Jellinger K.A.,Institute of Clinical Neurobiology
Journal of Neural Transmission | Year: 2013

Late-life depression (LLD) is frequently associated with cognitive impairment and increases the risk of subsequent dementia. Cerebrovascular disease, deep white matter lesions, Alzheimer disease (AD) and dementia with Lewy bodies (DLB) have all been hypothesized to contribute to this increased risk, and a host of studies have looked at the interplay between cerebrovascular disease and LLD. This has resulted in new concepts of LLD, such as "vascular depression", but despite multiple magnetic resonance imaging (MRI) studies in this field, the relationship between structural changes in human brain and LLD is still controversial. While pathological findings of suicide in some elderly persons revealed multiple lacunes, small vessel cerebrovascular disease, AD-related lesions or multiple neurodegenerative pathologies, recent autopsy data challenged the role of subcortical lacunes and white matter lesions as major morphological substrates of depressive symptoms as well as poorer executive function and memory. Several neuropathological studies, including a personal clinico-pathological study in a small cohort of elderly persons with LLD and age-matched controls confirmed that lacunes, periventricular and deep white matter demyelination as well as AD-related lesions are usually unrelated to the occurrence of LLD. In the same line, neuropathological data show that early-onset depression is not associated with an acceleration of age-related neurodegenerative changes. Very recent data on the critical role of glia-modulating neuronal dysfunction and degeneration in depression are discussed. © 2013 Springer-Verlag Wien.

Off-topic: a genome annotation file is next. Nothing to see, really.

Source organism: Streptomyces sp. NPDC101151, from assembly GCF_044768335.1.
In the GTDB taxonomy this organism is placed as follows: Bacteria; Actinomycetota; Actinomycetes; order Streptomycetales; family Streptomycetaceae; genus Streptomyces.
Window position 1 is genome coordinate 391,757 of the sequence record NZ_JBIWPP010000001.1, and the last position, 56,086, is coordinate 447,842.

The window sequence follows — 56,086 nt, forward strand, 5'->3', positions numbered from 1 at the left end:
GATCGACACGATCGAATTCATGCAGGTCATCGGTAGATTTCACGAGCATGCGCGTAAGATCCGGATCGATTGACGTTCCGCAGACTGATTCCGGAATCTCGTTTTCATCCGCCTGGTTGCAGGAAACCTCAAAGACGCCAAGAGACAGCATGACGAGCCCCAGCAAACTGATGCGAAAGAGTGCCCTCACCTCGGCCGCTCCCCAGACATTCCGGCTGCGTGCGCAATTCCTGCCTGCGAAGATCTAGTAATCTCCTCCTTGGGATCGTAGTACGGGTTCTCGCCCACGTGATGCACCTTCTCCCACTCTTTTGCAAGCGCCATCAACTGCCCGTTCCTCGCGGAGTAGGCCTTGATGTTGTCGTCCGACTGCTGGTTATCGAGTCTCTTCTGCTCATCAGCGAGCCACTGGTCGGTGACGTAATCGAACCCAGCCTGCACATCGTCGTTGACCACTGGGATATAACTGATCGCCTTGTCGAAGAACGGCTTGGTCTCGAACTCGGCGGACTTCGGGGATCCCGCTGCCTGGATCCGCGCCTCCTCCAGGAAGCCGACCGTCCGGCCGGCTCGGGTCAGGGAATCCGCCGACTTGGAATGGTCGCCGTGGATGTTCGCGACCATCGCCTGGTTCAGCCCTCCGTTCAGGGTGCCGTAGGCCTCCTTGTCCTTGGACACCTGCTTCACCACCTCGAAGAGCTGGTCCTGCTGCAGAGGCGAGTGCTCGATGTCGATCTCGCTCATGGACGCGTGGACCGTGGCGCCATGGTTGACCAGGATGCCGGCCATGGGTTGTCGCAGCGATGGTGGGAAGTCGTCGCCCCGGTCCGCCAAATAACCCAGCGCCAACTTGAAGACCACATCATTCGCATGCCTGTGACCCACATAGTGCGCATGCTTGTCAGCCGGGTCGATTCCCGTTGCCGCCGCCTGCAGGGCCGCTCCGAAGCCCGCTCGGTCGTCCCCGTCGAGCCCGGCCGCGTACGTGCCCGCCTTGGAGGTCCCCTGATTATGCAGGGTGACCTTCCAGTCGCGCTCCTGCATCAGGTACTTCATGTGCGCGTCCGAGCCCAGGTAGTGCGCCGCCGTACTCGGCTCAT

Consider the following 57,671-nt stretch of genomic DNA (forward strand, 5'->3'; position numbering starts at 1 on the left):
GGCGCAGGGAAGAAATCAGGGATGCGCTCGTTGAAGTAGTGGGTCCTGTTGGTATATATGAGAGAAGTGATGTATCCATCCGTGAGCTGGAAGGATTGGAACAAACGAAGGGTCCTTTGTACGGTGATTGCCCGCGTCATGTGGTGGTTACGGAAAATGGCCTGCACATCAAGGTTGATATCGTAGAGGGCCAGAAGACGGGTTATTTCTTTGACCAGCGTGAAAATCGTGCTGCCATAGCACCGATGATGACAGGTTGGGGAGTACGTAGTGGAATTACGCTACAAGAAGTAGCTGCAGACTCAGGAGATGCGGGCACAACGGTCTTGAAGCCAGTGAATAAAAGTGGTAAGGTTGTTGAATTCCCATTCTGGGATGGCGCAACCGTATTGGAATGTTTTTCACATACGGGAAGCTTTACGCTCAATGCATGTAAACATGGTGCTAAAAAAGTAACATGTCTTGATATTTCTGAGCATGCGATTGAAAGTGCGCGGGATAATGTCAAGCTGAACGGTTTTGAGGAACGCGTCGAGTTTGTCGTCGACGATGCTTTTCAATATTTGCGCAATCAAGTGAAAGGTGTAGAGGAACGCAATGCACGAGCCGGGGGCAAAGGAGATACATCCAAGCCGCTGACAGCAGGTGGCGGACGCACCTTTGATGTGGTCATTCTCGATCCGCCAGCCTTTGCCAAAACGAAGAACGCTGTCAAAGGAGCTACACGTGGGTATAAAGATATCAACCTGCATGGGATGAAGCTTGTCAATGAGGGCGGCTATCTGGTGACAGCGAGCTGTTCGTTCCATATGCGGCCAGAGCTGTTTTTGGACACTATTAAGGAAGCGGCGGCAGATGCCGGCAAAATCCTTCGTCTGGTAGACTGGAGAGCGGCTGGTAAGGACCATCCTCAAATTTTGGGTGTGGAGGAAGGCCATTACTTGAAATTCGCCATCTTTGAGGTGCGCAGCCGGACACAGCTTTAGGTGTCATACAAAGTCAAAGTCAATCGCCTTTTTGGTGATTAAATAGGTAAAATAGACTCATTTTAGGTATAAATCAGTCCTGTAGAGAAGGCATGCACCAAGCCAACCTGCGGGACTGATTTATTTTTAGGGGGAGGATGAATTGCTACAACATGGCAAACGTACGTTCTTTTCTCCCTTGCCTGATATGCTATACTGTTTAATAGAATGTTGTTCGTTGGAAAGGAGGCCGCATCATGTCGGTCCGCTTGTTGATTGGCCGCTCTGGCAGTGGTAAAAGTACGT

Jellinger K.A.,Institute of Clinical Neurobiology
International Review of Neurobiology | Year: 2013

Neurodegenerative disorders are featured by a variety of pathological conditions that share similar critical processes, such as oxidative stress, free radical activity, proteinaceous aggregations, mitochondrial dysfunctions, and energy failure. They are mediated or triggered by an imbalance of metal ions leading to changes of critical biological systems and initiating a cascade of events finally leading to neurodegeneration and cell death. Their causes are multifactorial, and although the source of the shift in oxidative homeostasis is still unclear, current evidence points to changes in the balance of redox transition metals, especially iron, copper, and other trace metals. They are present at elevated levels in Alzheimer disease, Parkinson disease, multisystem atrophy, etc., while in other neurodegenerative disorders, copper, zinc, aluminum, and manganese are involved. This chapter will review the recent advances of the role of metals in the pathogenesis and pathophysiology of major neurodegenerative diseases and discuss the use of chelating agents as potential therapies for metal-related disorders. © 2013 Elsevier Inc.